Higher blood caffeine levels may reduce weight, risk of type 2 diabetes
Caffeine is consumed worldwide in coffee, tea, and soft drinks, and its health benefits have been studied for years. Now, researchers have looked at the genes associated with caffeine metabolism to determine how the level of caffeine in the blood affects body fat and the risk of type 2 diabetes and cardiovascular disease.
The standard cup of coffee – in the US, that’s 8 oz or around 250 ml – contains 70 to 150 mg of caffeine. By comparison, 12 oz (around 350 ml) of caffeinated soft drink usually contains 30 to 40 mg of caffeine, and an 8-oz cup of green or black tea contains 30 to 50 mg.
Small, short-term trials have shown that caffeine intake reduces body mass index (BMI) and fat mass, but its long-term effects are unknown. Other studies have observed that drinking three to five cups of coffee daily reduces the risk of type 2 diabetes and cardiovascular disease. But most studies have not been able to reliably establish a causal link between caffeine intake and disease.
Caffeine is metabolized largely by the liver, but its metabolization can be affected by variations of the genes CYP1A2 and AHR. People with variations of these genes metabolize caffeine more slowly, so while they consume less coffee on average, their blood caffeine levels are higher.
A new study has examined these genetic variations using a mendelian randomization framework to investigate whether long-term exposure to higher blood caffeine levels has a causal effect on BMI, type 2 diabetes, and cardiovascular disease.
. By using the mendelian randomization method – a technique that uses genetic variants reliably related to a modifiable risk factor (here, blood caffeine levels) to obtain evidence about the causal influence of that risk factor – the researchers could differentiate between the effects of caffeine and the effects of other substances present in caffeinated drinks.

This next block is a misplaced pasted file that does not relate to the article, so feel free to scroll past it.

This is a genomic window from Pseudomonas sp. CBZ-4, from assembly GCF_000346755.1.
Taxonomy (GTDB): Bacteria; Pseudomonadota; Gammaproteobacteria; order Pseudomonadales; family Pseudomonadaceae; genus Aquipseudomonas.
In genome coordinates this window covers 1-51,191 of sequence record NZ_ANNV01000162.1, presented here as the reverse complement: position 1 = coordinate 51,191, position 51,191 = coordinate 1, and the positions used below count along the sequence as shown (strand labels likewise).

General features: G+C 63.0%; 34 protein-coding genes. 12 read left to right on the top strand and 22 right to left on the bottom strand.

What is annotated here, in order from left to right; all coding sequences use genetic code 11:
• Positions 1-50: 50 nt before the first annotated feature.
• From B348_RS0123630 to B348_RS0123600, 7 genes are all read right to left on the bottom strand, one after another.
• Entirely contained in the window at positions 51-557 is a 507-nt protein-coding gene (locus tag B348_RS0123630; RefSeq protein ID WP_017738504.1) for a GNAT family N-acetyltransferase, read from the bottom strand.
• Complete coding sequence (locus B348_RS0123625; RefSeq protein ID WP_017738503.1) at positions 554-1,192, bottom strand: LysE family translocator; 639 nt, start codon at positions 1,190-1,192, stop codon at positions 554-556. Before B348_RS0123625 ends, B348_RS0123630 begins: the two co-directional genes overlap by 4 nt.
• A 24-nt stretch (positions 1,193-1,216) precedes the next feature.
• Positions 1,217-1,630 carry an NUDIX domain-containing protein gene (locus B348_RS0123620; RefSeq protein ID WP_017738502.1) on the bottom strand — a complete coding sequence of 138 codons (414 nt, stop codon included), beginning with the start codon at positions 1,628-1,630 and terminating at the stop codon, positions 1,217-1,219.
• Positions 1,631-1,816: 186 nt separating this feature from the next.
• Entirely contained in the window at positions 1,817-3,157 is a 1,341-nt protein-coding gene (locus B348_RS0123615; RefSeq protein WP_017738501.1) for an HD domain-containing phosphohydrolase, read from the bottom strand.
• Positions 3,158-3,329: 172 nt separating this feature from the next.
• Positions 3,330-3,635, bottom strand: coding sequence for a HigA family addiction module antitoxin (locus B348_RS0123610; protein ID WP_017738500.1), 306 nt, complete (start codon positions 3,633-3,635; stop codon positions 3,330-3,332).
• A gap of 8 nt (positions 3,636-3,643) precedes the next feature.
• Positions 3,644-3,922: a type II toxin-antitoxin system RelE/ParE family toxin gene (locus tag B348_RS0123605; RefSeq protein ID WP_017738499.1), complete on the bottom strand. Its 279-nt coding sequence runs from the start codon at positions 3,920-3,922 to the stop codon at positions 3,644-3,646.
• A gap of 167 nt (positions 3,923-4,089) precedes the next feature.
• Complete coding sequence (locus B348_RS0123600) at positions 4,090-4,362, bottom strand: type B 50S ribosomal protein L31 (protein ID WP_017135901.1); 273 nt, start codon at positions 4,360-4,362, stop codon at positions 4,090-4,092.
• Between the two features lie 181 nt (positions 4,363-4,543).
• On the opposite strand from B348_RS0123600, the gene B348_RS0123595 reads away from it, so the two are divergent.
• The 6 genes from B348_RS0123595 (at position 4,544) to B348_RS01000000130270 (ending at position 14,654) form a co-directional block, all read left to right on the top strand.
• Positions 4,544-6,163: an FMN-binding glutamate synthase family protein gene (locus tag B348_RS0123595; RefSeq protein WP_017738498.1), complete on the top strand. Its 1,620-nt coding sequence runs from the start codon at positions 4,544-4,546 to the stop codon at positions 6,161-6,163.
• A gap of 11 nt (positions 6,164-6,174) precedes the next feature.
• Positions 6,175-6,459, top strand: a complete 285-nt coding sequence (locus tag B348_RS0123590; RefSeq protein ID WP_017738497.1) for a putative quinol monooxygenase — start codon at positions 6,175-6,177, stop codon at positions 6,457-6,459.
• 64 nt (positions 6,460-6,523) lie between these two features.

The researchers analyzed data obtained from genome-wide association studies (GWAS) of 9,876 individuals of European ancestry, examining the role of CYP1A2 and AHR genetic variants.
Analysis showed that genetically predicted higher blood caffeine levels were associated with lower BMI and body fat and with a lower risk of type 2 diabetes. Moreover, almost half – 43% – of the effect on diabetes risk was driven by a reduction in BMI. There was no evidence of a significant association between genetically predicted higher blood caffeine levels and cardiovascular disease, particularly ischemic heart disease, atrial fibrillation, heart failure, and stroke.
The researchers point to their use of the mendelian randomization technique as a strength of the study because, by using fixed genetic variants, bias is reduced.
“Our mendelian randomization finding suggests that caffeine might, at least in part, explain the inverse association between coffee consumption and risk of type 2 diabetes,” said the researchers.
They are aware of the study’s limitations, one being that participants were only of European descent, so the results might not be generalizable to non-European populations. However, the researchers consider that the study’s results warrant the consideration of including caffeinated drinks as a preventative measure.
“Randomized controlled trials are warranted to assess whether non-caloric caffeine-containing beverages might play a role in reducing the risk of obesity and type 2 diabetes,” researchers said.
The study was published in the journal BMJ Medicine.